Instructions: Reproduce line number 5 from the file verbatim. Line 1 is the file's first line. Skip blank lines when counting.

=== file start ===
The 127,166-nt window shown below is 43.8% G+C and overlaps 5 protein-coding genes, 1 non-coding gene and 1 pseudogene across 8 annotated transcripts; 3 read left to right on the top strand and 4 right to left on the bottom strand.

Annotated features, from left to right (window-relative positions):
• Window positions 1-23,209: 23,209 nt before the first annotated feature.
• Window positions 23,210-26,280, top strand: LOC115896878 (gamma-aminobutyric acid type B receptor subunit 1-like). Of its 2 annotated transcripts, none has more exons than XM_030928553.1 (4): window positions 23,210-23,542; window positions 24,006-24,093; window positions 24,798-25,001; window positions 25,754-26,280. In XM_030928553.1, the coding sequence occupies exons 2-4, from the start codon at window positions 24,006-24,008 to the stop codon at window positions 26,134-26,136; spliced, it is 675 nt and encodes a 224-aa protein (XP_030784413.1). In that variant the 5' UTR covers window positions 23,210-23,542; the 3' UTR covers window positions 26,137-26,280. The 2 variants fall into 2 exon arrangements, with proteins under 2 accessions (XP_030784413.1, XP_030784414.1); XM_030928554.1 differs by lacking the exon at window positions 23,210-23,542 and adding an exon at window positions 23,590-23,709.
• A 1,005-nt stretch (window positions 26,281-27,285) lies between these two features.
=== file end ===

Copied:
• A 1,005-nt stretch (window positions 26,281-27,285) lies between these two features.